When feeding on fish pieces, the common musk turtle transported the food items using ‘intraoral-aquatic hyoid transport’ (see Bels et al., 2008). The tongue played a subordinate, or perhaps no role in food transport (see Fig. 6). In 72% of our sequences, prey transport involved compensatory suction. As the neurocranium remained fully static in the rest of the food transport events, the turtles apparently relied on pure inertial suction in these cases. Our film sequences reveal no discrete slow phase during jaw opening, but there is variability in the delay of the start of hyoid retraction to the start of gape increase (see Tab. 1; Fig. 5). The beginning of pharyngeal expansion in S. odoratus does not correspond strictly to the start of the jaw open phase as predicted from the model of Reilly and Lauder (1990). In some turtles that can feed under water and have relatively well-developed tongues, hyoid retraction starts shortly before or even after reaching peak gape. The Amboina box turtle C. amboinensis uses its tongue to fix the prey against the palate during jaw opening (Natchev et al., 2009), whereas the Indochinese box turtle Cuora galbinifrons (Bourret, 1939) is able to fix prey to the dorsal tongue surface during gape increase (Natchev et al., 2010). This enables these two species to hold the food items within the oral cavity even at maximum gape. The common musk turtle has a weak intrinsic lingual musculature and the tongue papillae are not designed to support food transport (Heiss et al., 2010), so the tongue cannot be used to fix the food. For prey transport S. odoratus uses exclusively hydrodynamic mechanisms (as demonstrated in Fig. 6). Hyoid retraction must start after the prey is released from the rhamphothecae during jaw opening, but before the prey can escape or float out of the oral cavity. Due to the numerous taste buds on the oropharyngeal surfaces (Fig. 2d), we propose that besides mechanoreceptor input, the chemosensorial feedback helps coordinate the movements of the feeding apparatus during transport. Tb’s are most highly concentrated in the anterior palate and the anterior floor of the mouth. This anterior concentration enables a fast motoneural response of the type ‘eat it or leave it’ (Heiss et al., 2008) because the first prey contact occurs there. In the natural environment, the negative response (rejection) may be crucial: the benefit of avoiding harmful food is self-evident (Schwenk, 1985; Berkhoudt, 1985; Berkhoudt et al., 2001; Heiss et al., 2008).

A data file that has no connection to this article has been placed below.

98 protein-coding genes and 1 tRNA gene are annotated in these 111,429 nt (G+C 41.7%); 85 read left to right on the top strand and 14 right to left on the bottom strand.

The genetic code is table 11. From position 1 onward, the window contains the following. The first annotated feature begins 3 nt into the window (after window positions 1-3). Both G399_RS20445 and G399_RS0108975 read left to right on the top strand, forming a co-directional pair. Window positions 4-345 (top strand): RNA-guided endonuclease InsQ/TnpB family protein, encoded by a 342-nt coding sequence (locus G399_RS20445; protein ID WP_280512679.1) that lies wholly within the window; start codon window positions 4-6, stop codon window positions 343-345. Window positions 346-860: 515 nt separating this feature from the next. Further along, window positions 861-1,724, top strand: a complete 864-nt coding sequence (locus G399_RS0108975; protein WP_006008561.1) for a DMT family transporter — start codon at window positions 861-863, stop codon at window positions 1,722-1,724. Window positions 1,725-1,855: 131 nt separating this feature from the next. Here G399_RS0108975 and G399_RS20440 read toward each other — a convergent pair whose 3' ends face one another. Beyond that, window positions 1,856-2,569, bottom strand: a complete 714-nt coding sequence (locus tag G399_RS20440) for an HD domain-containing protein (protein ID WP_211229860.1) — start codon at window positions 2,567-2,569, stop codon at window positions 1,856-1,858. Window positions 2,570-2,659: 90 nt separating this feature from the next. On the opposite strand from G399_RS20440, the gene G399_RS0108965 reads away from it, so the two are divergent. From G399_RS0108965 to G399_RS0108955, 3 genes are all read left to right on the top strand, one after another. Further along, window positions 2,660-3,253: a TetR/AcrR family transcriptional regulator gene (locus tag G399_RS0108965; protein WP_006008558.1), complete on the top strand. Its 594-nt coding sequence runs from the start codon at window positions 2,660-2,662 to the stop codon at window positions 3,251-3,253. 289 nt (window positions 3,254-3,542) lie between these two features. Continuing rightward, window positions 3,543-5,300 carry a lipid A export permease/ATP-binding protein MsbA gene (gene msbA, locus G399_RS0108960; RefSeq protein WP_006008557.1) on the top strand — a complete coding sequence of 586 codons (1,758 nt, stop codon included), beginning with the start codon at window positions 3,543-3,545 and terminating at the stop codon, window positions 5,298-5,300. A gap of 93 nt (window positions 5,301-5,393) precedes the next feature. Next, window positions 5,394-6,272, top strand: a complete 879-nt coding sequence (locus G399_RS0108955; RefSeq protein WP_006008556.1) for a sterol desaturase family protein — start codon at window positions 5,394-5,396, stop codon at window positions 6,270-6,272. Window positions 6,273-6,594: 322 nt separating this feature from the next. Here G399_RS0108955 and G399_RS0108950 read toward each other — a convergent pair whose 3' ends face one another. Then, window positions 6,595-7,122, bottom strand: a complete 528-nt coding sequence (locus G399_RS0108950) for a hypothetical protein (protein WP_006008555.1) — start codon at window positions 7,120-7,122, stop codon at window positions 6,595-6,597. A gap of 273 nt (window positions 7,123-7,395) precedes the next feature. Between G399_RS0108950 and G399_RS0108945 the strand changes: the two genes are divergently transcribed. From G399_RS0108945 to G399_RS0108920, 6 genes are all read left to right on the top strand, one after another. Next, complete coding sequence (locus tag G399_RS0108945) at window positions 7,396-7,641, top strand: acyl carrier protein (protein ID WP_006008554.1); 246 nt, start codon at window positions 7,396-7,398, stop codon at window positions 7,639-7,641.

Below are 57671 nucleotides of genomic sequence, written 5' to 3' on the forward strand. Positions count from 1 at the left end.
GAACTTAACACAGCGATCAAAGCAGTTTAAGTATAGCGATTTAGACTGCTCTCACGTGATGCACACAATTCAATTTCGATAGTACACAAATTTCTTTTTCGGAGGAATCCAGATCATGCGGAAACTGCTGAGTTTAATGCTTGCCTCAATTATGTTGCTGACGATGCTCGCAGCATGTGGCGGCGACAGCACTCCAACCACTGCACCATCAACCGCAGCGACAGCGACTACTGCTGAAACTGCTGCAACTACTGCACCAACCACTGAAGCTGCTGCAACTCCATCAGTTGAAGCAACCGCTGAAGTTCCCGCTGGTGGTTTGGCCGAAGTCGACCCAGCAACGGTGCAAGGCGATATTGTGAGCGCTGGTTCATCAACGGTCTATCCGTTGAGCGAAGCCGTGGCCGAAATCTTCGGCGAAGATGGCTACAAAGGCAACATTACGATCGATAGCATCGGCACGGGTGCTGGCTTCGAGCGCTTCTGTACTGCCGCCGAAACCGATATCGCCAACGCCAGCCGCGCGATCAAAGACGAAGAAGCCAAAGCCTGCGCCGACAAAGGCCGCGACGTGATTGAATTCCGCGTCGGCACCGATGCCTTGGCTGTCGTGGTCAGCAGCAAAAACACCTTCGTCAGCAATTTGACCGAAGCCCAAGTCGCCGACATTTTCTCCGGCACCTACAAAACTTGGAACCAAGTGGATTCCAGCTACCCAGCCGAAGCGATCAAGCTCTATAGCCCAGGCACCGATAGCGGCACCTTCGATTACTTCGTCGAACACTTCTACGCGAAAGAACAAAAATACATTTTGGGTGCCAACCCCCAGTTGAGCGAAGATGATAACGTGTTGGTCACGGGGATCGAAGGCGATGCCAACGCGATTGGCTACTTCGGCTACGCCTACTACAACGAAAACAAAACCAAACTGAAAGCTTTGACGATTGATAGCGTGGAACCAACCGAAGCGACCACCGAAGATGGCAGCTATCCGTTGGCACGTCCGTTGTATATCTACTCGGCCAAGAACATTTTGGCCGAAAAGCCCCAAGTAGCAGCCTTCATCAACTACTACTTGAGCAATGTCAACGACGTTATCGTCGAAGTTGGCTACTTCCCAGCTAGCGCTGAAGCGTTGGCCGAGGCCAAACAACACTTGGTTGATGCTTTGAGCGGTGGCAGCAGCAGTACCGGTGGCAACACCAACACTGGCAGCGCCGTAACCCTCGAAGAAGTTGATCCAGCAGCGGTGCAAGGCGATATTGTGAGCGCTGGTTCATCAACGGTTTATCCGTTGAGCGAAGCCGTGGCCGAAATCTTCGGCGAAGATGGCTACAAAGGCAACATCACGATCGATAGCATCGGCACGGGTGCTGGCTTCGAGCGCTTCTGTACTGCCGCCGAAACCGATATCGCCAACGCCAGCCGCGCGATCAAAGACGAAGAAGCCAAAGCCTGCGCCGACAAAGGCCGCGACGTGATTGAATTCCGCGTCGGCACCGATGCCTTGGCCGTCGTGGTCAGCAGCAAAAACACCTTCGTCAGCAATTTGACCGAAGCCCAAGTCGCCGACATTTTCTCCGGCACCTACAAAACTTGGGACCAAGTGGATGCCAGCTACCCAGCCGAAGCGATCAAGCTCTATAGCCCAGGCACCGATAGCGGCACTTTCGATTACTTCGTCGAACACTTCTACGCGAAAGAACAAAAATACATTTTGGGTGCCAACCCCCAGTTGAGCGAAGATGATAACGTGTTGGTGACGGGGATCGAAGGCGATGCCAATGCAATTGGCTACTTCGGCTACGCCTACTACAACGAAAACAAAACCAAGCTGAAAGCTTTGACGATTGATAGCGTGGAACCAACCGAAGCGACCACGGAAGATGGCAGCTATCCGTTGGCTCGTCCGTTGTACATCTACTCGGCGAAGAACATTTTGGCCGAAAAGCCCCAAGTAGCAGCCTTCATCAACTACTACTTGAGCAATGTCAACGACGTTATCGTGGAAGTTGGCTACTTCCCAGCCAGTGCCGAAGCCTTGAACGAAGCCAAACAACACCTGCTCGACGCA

The omnivorous aquatic turtles studied to date have a very flexible (sensu Wainwright et al., 2008) feeding behaviour (Davenport et al., 1992; Lauder and Prendergast, 1992; Lemell and Weisgram, 1997; Bels et al., 1998). The common musk turtle also exhibited plasticity in food uptake kinematics. It feeds on variety of non-elusive prey and approaches the food items to a close distance prior to ingestion. The construction of the hyolingual complex in S. odoratus restricts the turtle’s ability to ingest food via suction, but benefits its ability to re-position and manipulate food items within the oropharynx. The present study demonstrates that the common musk turtles modulate their feeding behavior even in successive feeding events involving food items which have exactly the same consistence, size and position. The food transport kinematics differed significantly within the three individuals: one of the turtles needed about half as many transport cycles prior to pharyngeal packing as the other two. Interestingly, that was the only individual showing significant correlations between the movement of the hyoid and the head. Further studies will reveal whether this can be interpreted in the context of the learning capacity or cognitive flexibility of cryptodyran turtles (Wilkinson et al., 2007, 2009, 2010. Plasticity in the cognitive capacity of S. odoratus could have strongly affected its ecological potential.